Accessibility Tools


Oxford station

Pre-settlement Era

The Town of Oxford acknowledges that we are in Mi’kma’ki , the ancestral and unceded territory of the Mi’kmaq People. This territory is covered by the “Treaties of Peace and Friendship” which Mi’kmaq and Wolastoqiyik (Maliseet) People first signed with the British Crown in 1725. The treaties did not deal with the surrender of lands and resources but in fact, recognized Mi’kmaq and Wolastoqiyik (Maliseet) titles and established the rules for what was to be an ongoing relationship between nations. 

The three-river confluence (MAP)  upon which Oxford was founded —the River Philip, Black River and Little River — is known as a historic seasonal hunting and fishing area used by the Mi’kmaq People, as evidenced by accounts of encounters between the indigenous peoples and the settler community. Some evidence also exists of long-term usage, in the form of discoveries of arrowheads and other artifacts along the local river banks.


In 1774 one of the first bands of Yorkshire settlers sailed to the new world from Hull, England on the ships “Albion” and “Two Friends.” A Yorkshire-born farmer named Richard Thompson, whose reason for leaving home was simply that “Lord Bruce had raised the rent” was among them.

On March 14, 1774, Thompson arrived at Fort Cumberland (now Fort Beausejour) in Nova Scotia. Dorothy Patton (who settled in the area, originally from Ireland) became his wife in the same year.  They settled in Jolicure (near Sackville, NB) and had nine children. They farmed in this area for several years until February 1st, 1792, when Richard Thompson purchased 1500 acres of land where the Town of Oxford now stands. 

Other family names of early settlers included Wood, Wells, Oxley, Black, Chapman, Taylor, Bulmore, Carter, Johnson, Ripley, Robinson, Baker, Atkinson, Purdy, Dixon, Brundage, Fillmore, Tait and Manil (information on these early settlers can be gained via the links below).

A grant of $60 enabled Richard Thompson to build a sawmill, the settlement’s first industry. The dam which powered the old sawmill was located near what is today the Black River Bridge on the Black River. The three rivers surrounding the town provided food, transportation and an easy source of power.


The early industries were farming and lumbering.  In the 1880s, the community became known as “Slab Town” because of the many sawmills in the town. Squire R. Thompson started the Woollen Mills in 1867. Around 1858, George D. Hewson started a store on the bank of the Black River. It was he who suggested finding a less cumbersome name for the community. A meeting was arranged and an old farmer from Leicester named Jessie Bent proposed a “good old English name” – Oxford. By now some of the families included Gilroys and Lawthers from Maccan, Reids and Dunsmores from Scotland and Macintoshes and McPhees from Pictou. The population was growing.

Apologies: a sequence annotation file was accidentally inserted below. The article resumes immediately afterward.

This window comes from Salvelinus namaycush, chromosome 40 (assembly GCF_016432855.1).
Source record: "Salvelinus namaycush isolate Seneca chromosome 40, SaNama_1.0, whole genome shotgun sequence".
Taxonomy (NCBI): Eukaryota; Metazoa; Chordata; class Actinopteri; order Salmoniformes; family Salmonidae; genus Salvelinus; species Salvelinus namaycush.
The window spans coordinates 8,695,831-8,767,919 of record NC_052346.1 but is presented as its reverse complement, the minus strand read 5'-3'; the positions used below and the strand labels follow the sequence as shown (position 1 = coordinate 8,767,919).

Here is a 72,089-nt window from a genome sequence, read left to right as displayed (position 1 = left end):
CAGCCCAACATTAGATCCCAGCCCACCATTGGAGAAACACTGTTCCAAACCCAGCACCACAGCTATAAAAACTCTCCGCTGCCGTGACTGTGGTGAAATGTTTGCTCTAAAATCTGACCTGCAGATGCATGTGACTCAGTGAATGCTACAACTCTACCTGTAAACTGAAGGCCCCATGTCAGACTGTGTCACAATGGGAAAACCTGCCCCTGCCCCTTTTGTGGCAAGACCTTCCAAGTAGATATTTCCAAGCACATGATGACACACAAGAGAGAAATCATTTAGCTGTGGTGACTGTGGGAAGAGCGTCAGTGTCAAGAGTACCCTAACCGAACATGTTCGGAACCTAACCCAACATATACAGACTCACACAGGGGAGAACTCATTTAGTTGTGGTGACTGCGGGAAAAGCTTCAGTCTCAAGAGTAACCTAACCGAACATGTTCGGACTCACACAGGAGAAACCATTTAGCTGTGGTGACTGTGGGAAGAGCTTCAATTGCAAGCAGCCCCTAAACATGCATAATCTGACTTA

The name is derived from early settlers discovering that the shallow river was easy to navigate with oxen carts. Thus it followed that the area became known as oxen crossing and a settlement arose on the site. The rivers continued to play an integral part in Oxford's early history. While the area established itself as a major lumbering centre, sawmills and river dams were in abundance.  In fact, the rivers were used to power the sawmills which built the homes, to grind the grain in Oxford's early grist mills and to power the woollen mill which was built on the banks of the River Philip.

Situated directly behind our century-old United Church on Main Street,  in the Pioneer Cemetery, there stands a monument to the Town's founder — Richard Thompson. 


The 1900s saw enormous changes, decade by decade. The introduction of electrification, widespread automobile adoption and new patterns of resource extraction fundamentally changed the use of forests, mineral deposits and river usage. By the mid-century, Oxford was a central destination as well as crossroads for the communities in Cumberland County. This was also the period when waning demand for domestic textiles resulted in the Oxford Woollen Mills closing its doors in 1953 after 86 years of production and employment for local residents.

In the 1960s, the completion of the Moncton, NB to Truro, NS leg of the Trans-Canada Highway resulted in a drastic change in the way people came to —and passed by— the community.  New, faster access to other communities led to changes in shopping and other activities. Cargo traffic began a slow changeover from rail to transport trucking, with far-reaching repercussions for communities as passenger rail travel gradually came to almost completely disappear. 

This was also the period when the Oxford Frozen Foods company was formed, bringing a large commercial enterprise to the town and providing hundreds of new job opportunities. From the 1970s–onward, there came an increasingly rapid generational change as family farms saw their children take up new opportunities for education, with many leaving for the “bright lights of the big city” or joining the westward migration to the oil fields and lucrative jobs, a phenomenon that affected all of Atlantic Canada. Countless farms went fallow, and many others changed over to blueberry production, which increasingly relied less on physical labour and more on mechanization.


The turn of the Century saw Oxford a smaller town, but still a town. In Cumberland County, the once-vibrant towns of Springhill and Parrsboro found themselves unable to sustain their own municipal government and merged with the County municipality. While nearby Pugwash maintains its status as a village, only Oxford and Amherst operate as Town governments.

Helpful Historical Links:

*The Town of Oxford is not responsible for the content of external websites